|Give Peace A Chance. - John Lennon and Paul McCartney|
RFE/RL NEWSLINE Vol 1, No. 115, Part I, 11 September 1997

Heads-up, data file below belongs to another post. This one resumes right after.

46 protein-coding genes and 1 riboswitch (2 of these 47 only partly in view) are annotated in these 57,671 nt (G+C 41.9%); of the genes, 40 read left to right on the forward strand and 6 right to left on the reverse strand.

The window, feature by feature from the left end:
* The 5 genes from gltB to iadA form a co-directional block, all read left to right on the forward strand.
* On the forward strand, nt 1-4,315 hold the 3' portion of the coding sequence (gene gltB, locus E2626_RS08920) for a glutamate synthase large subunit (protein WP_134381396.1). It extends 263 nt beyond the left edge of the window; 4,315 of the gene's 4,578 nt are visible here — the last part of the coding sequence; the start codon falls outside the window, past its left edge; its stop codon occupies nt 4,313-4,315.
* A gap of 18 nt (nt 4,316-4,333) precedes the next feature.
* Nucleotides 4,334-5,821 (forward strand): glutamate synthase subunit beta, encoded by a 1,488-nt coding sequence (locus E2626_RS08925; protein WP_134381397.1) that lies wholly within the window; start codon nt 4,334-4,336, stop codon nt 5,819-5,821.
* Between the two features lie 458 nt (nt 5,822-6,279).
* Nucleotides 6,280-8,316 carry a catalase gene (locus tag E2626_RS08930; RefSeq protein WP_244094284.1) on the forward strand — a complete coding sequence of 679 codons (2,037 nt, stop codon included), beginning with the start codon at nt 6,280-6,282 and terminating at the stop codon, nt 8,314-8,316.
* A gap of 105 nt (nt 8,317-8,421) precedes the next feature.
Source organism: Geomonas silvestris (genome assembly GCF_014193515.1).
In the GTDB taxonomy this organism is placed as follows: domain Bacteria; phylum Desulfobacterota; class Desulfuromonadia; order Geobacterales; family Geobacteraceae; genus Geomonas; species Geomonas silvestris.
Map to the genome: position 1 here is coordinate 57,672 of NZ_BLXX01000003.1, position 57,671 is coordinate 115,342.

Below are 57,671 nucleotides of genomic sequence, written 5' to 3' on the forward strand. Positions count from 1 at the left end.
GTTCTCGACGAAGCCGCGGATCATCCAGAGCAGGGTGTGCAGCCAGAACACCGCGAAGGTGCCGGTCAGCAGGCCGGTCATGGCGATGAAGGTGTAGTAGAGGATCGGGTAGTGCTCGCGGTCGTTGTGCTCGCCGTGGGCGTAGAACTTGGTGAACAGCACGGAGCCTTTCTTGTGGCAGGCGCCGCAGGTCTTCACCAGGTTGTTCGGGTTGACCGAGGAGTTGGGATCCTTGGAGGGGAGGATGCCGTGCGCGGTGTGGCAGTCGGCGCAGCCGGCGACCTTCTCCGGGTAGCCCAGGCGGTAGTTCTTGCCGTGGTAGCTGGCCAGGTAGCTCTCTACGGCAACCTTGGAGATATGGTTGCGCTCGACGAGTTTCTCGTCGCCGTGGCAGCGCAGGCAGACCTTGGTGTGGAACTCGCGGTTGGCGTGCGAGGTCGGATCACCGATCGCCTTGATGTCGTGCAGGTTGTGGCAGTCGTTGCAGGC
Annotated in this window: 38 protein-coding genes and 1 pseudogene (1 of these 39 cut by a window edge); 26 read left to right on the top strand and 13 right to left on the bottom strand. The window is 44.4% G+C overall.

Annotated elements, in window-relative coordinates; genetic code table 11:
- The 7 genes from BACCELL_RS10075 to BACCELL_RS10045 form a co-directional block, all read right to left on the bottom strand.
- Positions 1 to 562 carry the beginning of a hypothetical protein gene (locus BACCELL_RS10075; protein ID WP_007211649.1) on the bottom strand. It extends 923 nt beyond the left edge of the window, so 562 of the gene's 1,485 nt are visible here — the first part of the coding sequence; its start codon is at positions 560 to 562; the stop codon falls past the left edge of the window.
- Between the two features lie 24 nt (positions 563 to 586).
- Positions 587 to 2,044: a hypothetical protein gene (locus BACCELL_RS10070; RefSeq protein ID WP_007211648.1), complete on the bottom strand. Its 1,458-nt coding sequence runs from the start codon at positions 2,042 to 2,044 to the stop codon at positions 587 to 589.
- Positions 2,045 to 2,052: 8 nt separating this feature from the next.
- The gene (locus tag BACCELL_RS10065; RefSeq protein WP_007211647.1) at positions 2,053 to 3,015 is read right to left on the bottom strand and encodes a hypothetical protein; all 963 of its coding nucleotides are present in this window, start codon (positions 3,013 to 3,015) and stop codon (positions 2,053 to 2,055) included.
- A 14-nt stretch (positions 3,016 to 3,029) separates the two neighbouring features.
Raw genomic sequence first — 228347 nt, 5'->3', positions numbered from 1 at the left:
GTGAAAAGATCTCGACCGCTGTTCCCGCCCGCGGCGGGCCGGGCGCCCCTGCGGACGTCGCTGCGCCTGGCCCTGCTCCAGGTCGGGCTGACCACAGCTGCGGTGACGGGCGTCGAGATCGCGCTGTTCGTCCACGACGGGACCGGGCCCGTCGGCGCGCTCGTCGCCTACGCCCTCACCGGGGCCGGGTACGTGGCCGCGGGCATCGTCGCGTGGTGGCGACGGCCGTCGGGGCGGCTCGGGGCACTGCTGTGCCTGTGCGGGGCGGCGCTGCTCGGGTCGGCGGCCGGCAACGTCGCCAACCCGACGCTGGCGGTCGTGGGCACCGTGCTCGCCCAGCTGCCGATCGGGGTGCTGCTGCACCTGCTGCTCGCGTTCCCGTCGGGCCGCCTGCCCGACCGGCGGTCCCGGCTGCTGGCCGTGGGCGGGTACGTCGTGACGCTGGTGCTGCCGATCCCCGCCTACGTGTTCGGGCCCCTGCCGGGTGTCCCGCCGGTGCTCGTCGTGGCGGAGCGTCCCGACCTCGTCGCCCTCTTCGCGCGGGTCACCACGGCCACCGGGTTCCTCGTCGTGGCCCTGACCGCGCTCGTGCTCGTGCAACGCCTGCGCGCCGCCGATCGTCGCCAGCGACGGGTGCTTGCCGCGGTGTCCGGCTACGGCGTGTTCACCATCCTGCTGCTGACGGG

This is Part I of Radio Free Europe/Radio Liberty's Newsline. Part I is a compilation of news concerning Russia, Transcaucasia and Central Asia. Part II, covering Central, Eastern, and Southeastern Europe, is distributed simultaneously as a second document. Back issues of RFE/RL NewsLine are available through RFE/RL's WWW pages: http://www.rferl.org/newsline/search/ Back issues of the OMRI Daily Digest are available through OMRI's WWW pages: http://www.omri.cz/ xxxxxxxxxxxxxxxxxxxxxxxxxxxxxxxxxxxxxxxxxxxxxxxxxxxxxxxx Headlines, Part I *RUSSIA, CHECHNYA THREATEN TO ABROGATE OIL TRANSIT ACCORD *DUMA SPEAKER DOUBTS ROKHLIN CAN BE UNSEATED *GEORGIAN-ABKHAZ TALKS CONCLUDED End Note A JUMP TOO FAR? xxxxxxxxxxxxxxxxxxxxxxxxxxxxxxxxxxxxxxxxxxxxxxxxxxxxxxxx RUSSIA RUSSIA, CHECHNYA THREATEN TO ABROGATE OIL TRANSIT ACCORD. Russian First Deputy Prime Minister Boris Nemtsov, who is also fuel and energy minister, has said Russia will abrogate the 9 September Russian-Chechen agreement on exporting Azerbaijan's Caspian oil via Chechnya if the Grozny cannot ensure the safety of Russian workers repairing the Baku-Grozny-Tikhoretsk pipeline, Russian media reported on 10 September. Nemtsov was commenting on reports that a lorry carrying Russian construction workers was blown up in Chechnya on 9 September, injuring two passengers. Chechen officials have denied responsibility for the explosion. Chechen First Deputy Prime Minister Movladi Udugov told Interfax on 10 September that Chechnya will suspend implementation of the transit agreement unless Moscow provides funds to pay wage arrears to teachers and doctors. He said Prime Minister Viktor Chernomyrdin was ignoring instructions from President Boris Yeltsin to transfer the necessary funds. RUSSIA POWERLESS TO BAN CHECHEN RELIGIOUS COURTS. Russian presidential press spokesman Sergei Yastrzhembskii told journalists in Moscow on 10 September that Russia lacks any legal mechanisms for banning the religious courts in Chechnya, which have recently handed down several death sentences, Interfax reported. A Chechen legal official in Grozny told Interfax that the next execution to be carried out will not be public because of the negative public response. But he ruled out the possibility of the sentences being commuted. DUMA SPEAKER DOUBTS ROKHLIN CAN BE UNSEATED. State Duma Speaker Gennadii Seleznev says he has received no request from the pro-government Our Home Is Russia movement to replace Lev Rokhlin as chairman of the lower house's Defense Committee. Rokhlin, who had been critical of the government's army reform plan, was expelled from the Our Home Is Russia Duma faction on 9 September. Prime Minister Chernomyrdin said at the time that Rohklin would also have to give up his chairmanship of the committee. But Seleznev told ITAR-TASS on 10 September that the move would require a special plenary session. At least 226 of the Duma's 450 deputies must approve holding such a session. Seleznev said he doubted Our Home Is Russia can count on that level of support. DUMA BUDGET COMMITTEE HEAD QUESTIONS DRAFT PROPOSAL. Mikhail Zadornov, the chairman of the Duma's budget committee, doubts that the parliament's lower house will pass the government's 1998 draft budget when it comes up for a vote in several weeks, "Segodnya" reported on 11 September. He said his committee has given the draft careful consideration and finds it "lacking." Zadornov added that proposed spending cuts in welfare benefits and regional subsidies will face stiff opposition in the chamber. He also questioned the government's low revenue forecasts. ZYUGANOV PROMISES "HOT POLITICAL FALL." Communist Party leader Gennadii Zyuganov is promising a "hot political fall" for the government, ITAR-TASS reported on 10 September. Zyuganov told a Moscow news conference that the Communists and their allies are planning a series of nationwide strikes to protest current economic policies. He said 7 million people have already signed a petition calling for President Yeltsin and the government to resign. Valentin Kuptsov, the deputy chairman of the party's Central Committee, denied reports of a split in the party. He told journalists there is "no point in looking for intrigue where it does not exist." KREMLIN SAYS RUSSIAN-JAPANESE TALKS WILL BE "FRANK." The Kremlin has said the upcoming meeting between President Yeltsin and Japanese Prime Minister Ryutaro Hashimoto will be "deliberately informal" to allow a frank exchange of views. Yeltsin spokesman Yastrzembskii told reporters in Moscow on 10 September that the talks will take place in the Siberian city of Krasnoyarsk on 1-2 November. The two countries' decades-old dispute over ownership of the four Kurile Islands has blocked the signing of a formal peace treaty and prevented large-scale Japanese investment in Russia. YELTSIN SUBMITS COUNCIL OF EUROPE DOCUMENTS FOR RATIFICATION. President Boris Yeltsin has submitted four Council of Europe documents to the State Duma for ratification, ITAR-TASS reported on 10 September. The documents are the European Convention on Human Rights, the European Convention on the Prevention of Torture, a framework agreement on the defense of minorities, and a European charter on local self-administration. Russia signed the documents when it became a member of the 40- country body in February 1996. YELTSIN DISSATISFIED WITH CUSTOMS UNION. Yeltsin is dissatisfied with the work of the customs union linking Russia, Belarus, Kazakhstan, and Kyrgyzstan, presidential press spokesman Yastrzhembskii told reporters in Moscow on 10 September. Yastrzhembskii did not enumerate the problems but said leaders from the four countries should meet before CIS summit in Chisinau in the fall in order to "breathe new life" into the union. YAKUTSK WORKERS SHUT OFF WATER TO LOCAL GOVERNMENT. Angry workers have shut off water supplies to all government buildings in the Siberian city of Yakutsk, ITAR-TASS reported on 10 September. The workers, who are from the city's main water treatment facility, have not received their wages since December 1996. Plant director Nikolai Lepchitov said the employees are desperate and no longer believe any of the administration's promises. They intend to keep the water off until all wage arrears are paid. LUZHKOV TOURS TRAIN STATIONS. Moscow Mayor Yurii Luzhkov toured the capital's newly renovated Leningrad and Kazan railway stations, ITAR-TASS reported on 10 September. Luzhkov said eight of Moscow's nine main railway stations have now been restored to their original splendor. He unveiled a memorial plaque to architect Konstantin Ton at the Leningrad station. In addition to designing some of the Kremlin's palaces, Ton was the main architect of the Christ the Savior cathedral, whose complete reconstruction Luzhkov is also overseeing. TSAR'S ARCHIVE GOES ON DISPLAY IN MOSCOW. Prince Hans Adam II of Liechtenstein and Russian Foreign Minister Yevgenii Primakov opened an exhibition of archives containing the private papers of Russia's last tsar and the protocol of an investigation into his assassination by the Bolsheviks in 1918, ITAR-TASS reported on 10 September. The ceremony took place at Moscow's Museum of Private Collections. The documents were spirited out of Russia in 1919 and ended up in Liechtenstein. The principality recently agreed to hand the archive over to Moscow in exchange for documents seized by Russia during World War II. "MIR" COSMONAUTS TO RECEIVE FULL WAGES. Aleksei Krasnov, the deputy chief of Russia's Space Agency (RSA) said cosmonauts Vasilii Tsibliev and Aleksandr Lazutkin will receive their full wages for the period spent in space, ITAR-TASS reported on 10 September. Viktor Blagov, another RSA official, said the two have already received 70 percent of their wages and that the delay in paying the remainder is due to an ongoing examination of problems on the space station "Mir" while Tsibliev and Lazutkin were aboard. He said such a practice is common while determining if cosmonauts did less or more than was required of them. However, Krasnov did comment that Tsibliev was unlikely to receive compensation for heart problems he experienced while in space because "Russia has not yet developed a health insurance system for cosmonauts." TRANSCAUCASUS AND CENTRAL ASIA GEORGIAN-ABKHAZ TALKS CONCLUDED. Talks in Sukhumi between the Abkhaz leadership and high-level Georgian and Russian government representatives ended on 10 September, Russian agencies reported. Russian First Deputy Foreign Minister Boris Pastukhov told Interfax that the two sides are demonstrating greater flexibility and have made some progress toward finalizing conditions for the repatriation of ethnic Georgians who fled during the 1992- 1993 war. Georgian Ambassador to Russia Vazha Lortkipanidze said the Abkhaz leadership has agreed that Sukhumi and Tbilisi should have a common defense and foreign policy. But he added that Sukhumi still rejects the concept of a federal state and a single constitution. The Georgian and Abkhaz representatives pledged to coordinate efforts to prevent terrorist activities by guerrilla formations in the border region. GEORGIA FAILS TO MEET OBLIGATIONS TO FRONTIER GUARDS. The Georgian government owes Russia 47 billion rubles ($8 million) toward the cost of guarding Georgia's frontier with Turkey, "Delovoi mir" reported on 11 September. Under the terms of an agreement signed in 1994, Moscow provides 60 percent of the funds for overseeing the border which is jointly guarded by Georgian and Russian troop. Georgia pays the remaining 40 per cent. Earlier this year, the Georgian parliament called for legislation on the future protection of Georgia's frontiers exclusively by Georgian frontier guards. FUTURE OF ARMENIAN OPPOSITION GROUP IN DOUBT. Vazgen Manukyan told RFE/RL's Yerevan bureau on 10 September that the National Accord Bloc, formed exactly one year ago to support his bid for the Armenian presidency, no longer exists as a cohesive mechanism and its future is in doubt. Manukyan said the parties that compose the bloc still have "common interests and goals" but disagree over political strategy. Manukyan said the bloc will organize more rallies in September even though "it is impossible to change the government through mass demonstrations." He said the draft electoral law drawn up by parliamentary deputy speaker Ara Sahakyan leaves the opposition no chances to win an election. The current leaders have "made fortunes in office and do not want to lose them," he said. ARMENIA TIGHTENS REGISTRATION FOR NON-MAINSTREAM RELIGIONS. President Levon Ter-Petrossyan on 10 September dropped his objection to the parliament's proposed amendment to the law on religious organizations, RFE/RL's Yerevan bureau reported. That amendment raises from 50 to 200 the minimum number of members a religious organization must have in order to be registered with the authorities. It also obliges all religious organizations wishing to register to submit a complete list of their members before they can operate legally in Armenia. Gegham Garibjanyan, chairman of the parliament's committee on social affairs and one of the authors of the amendment, said Ter-Petrossyan and parliamentary speaker Babken Ararktsyan "resolved the matter during a phone conversation." He added that the amendment is not directed against "traditional religious organizations", noting that the Armenian law is more liberal than the one adopted by the Russian State Duma and vetoed by President Boris Yeltsin. KARABAKH PRESIDENT PROPOSES "LIMITED SOVEREIGNTY." In an interview in the 10 September issue of "Nezavisimaya gazeta," Arkadii Ghukasyan, the newly-elected president of the unrecognized Nagorno-Karabakh Republic, suggested possible alternatives to de jure independence for the disputed enclave or its renewed subordination to the central Azerbaijani government in Baku. Ghukasyan advocated what he termed "limited sovereignty," meaning the coexistence of Nagorno-Karabakh and Azerbaijan as equal partners in a quasi-federal state with a single parliament. Alternatively, he suggested that Baku could be delegated responsibility for certain policy areas, including ecology, energy, communications, and possibly even the economy. Ghukasyan further insisted that the issue of repatriation of the Azerbaijani population of the enclave be linked to the return to Azerbaijan of ethnic Armenians who fled during the hostilities. KAZAKH PRIME MINISTER ADMITS TO KGB SERVICE. Akezhan Kazhegeldin admitted in an interview in the 10 September issue of "Komsomolskaya Pravda" that he worked for the KGB during the Soviet era. He did not specify for how long he served in the KGB but said he was involved in the shipment of tanks and military technology to other countries, mainly in the Balkans and Muslim countries of southeastern Asia. He also admitted to being in shady money speculation schemes and said that although he was a member of the Communist Party, his membership was kept secret so that if he were caught involved in such schemes, "the honor of the party would not be stained." He concluded by saying he had done nothing for which he could be sentenced. TALIBAN WANT PLANES BACK FROM TAJIKISTAN. Mullah Muhammad Omar, the leader of Afghanistan's Taliban, has demanded that Tajikistan return five jet fighters allegedly flown to Tajikistan to avoid capture by Taliban forces, AFP reported on 10 September. Omar claims the Taliban offensive against the northern Afghan city of Mazar-i-Sharif prompted anti-Taliban coalition general Abdul Malik to order eight planes flown to Tajikistan so they would not be taken by the fundamentalist movement. Three of those planes, however, defected to the Taliban. Omar said the planes are being held in Tajikistan for use by forces opposed to the fundamentalists. He warned Tajikistan not to allow its territory to be used for actions against the Taliban. INTERNATIONAL COMPANIES SHOW INTEREST IN TURKMEN TENDER. Tenders for oil and gas deposits in the part of the Caspian Sea to which Turkmenistan lays claim have attracted the interest of "more than 57 major foreign companies," Interfax reported. The first tender was held in Vienna on 10 September. Representatives of companies from 47 countries participated in that round. The second tender begins in London on 11 September. Russia's LUKoil may take part in the London tender, but officials of that company have made clear LUKoil will not bid on the Serdar (Kyapaz in Azerbaijani) field, which Baku also claims as its property. Two more tenders will be held before the 28 November deadline for submitting applications. END NOTE A JUMP TOO FAR? by Paul Goble U.S. military involvement in a peacekeeping exercise in Central Asia in mid-September is the latest indication of a shift in the balance of power in a region long dominated by Moscow. Each of the five countries in the region, both the three that are participating with the U.S. and the two that are not, enjoy unprecedented freedom of action as a result. But because a single exercise will, in itself, not be enough to institutionalize that change, the maneuvers will almost certainly carefully watched by Russia, which retains important assets both within and around the region. Brigadier General Martin Berndt, the U.S. Atlantic Command's director for joint exercises and training, recently announced that U.S. military forces will participate in a joint military exercise known as Centrasbat 97 from 15 to 21 September. He said some 500 paratroopers from the army's 82nd Airborne Division, along with 40 Kazakhs, Kyrgyz, and Uzbeks, will fly non-stop from the U.S. to Kazakhstan and then parachute into the exercise area. Joining them in that jump will be 40 soldiers from Turkey, 40 from Russia, and Marine Corps General John J. Sheehan, who is the commander of the U.S. Atlantic Command. Following their arrival, troops from Latvia and Georgia will join the peacekeeping and humanitarian aid training sessions to take place in Kazakhstan and Uzbekistan. Berndt stressed that the 13,000 kilometer airlift of paratroopers is a remarkable "first" by virtue of its distance: "a strategic airlift of airborne troops that has not been seen before." He said the exercises were intended to promote regional military cooperation, to reinforce the sovereignty of Kazakhstan, Uzbekistan and Kyrgyzstan whose soldiers make up the Central Asian battalion under the Partnership for Peace program, and to help those countries upgrade their ability to participate in international peacekeeping activities. He hastened to add that the U.S. is not trying to send any message to the nations not involved (including the two Central Asian non-participants, Turkmenistan and Tajikistan) or to anyone else. Regardless of Washington's intentions, however, U.S. military involvement in the high-profile exercise will send some very powerful messages not only to Turkmenistan and Tajikistan but also to the three countries of the region whose soldiers are taking part and to Russia . To the Turkmens and Tajiks, this high-visibility operation will serve notice that the U.S. intends to be a serious player in the Central Asian region and that they thus have a strong incentive to modify their policies in ways that will allow them to cooperate both with their neighbors, who did not invite them to participate in the exercise, and with the U.S. To the three Central Asian states that are participating, the exercise provides the clearest indication yet that the U.S. is prepared to work with them on much the same basis that it is cooperating with the Baltic States and Ukraine. It will provide yet another impulse toward greater cooperation throughout region as a whole. And it will signal that the U.S. is not prepared to accept Russian pretensions to a continuing sphere of influence in that region, which will allow those countries to adopt increasingly independent foreign policies and sometimes even directly challenge Moscow's positions. But if the exercise sends such messages to the Central Asian countries, it also sends them to Russia. At least some in Moscow may react to what they are likely to see as a direct and intentional U.S. challenge to what many Russians believe is properly their sphere of influence. If the Russian government follows their lead--and recent statements by President Boris Yeltsin about U.S. involvement in the Caucasus suggest that it might--Moscow may decide to react in some way. And if it does, it has some significant assets that it can bring into play. Russia has a variety of means of exacerbating the situation in Tajikistan, including the threat of pulling out Russian peacekeeping forces, which could weaken the Dushanbe regime and lead to instability in Uzbekistan. It could also put in place new obstacles to the export of oil and gas from the countries of Central Asia. In such cases, the U.S. and the West more generally may be forced to provide even more political assistance to its Central Asian partners lest its paratroop drop into Kazakhstan on 15 September prove a jump too far. xxxxxxxxxxxxxxxxxxxxxxxxxxxxxxxxxxxxxxxxxxxxxxxxxxxxxxxx Copyright (c) 1997 RFE/RL, Inc. 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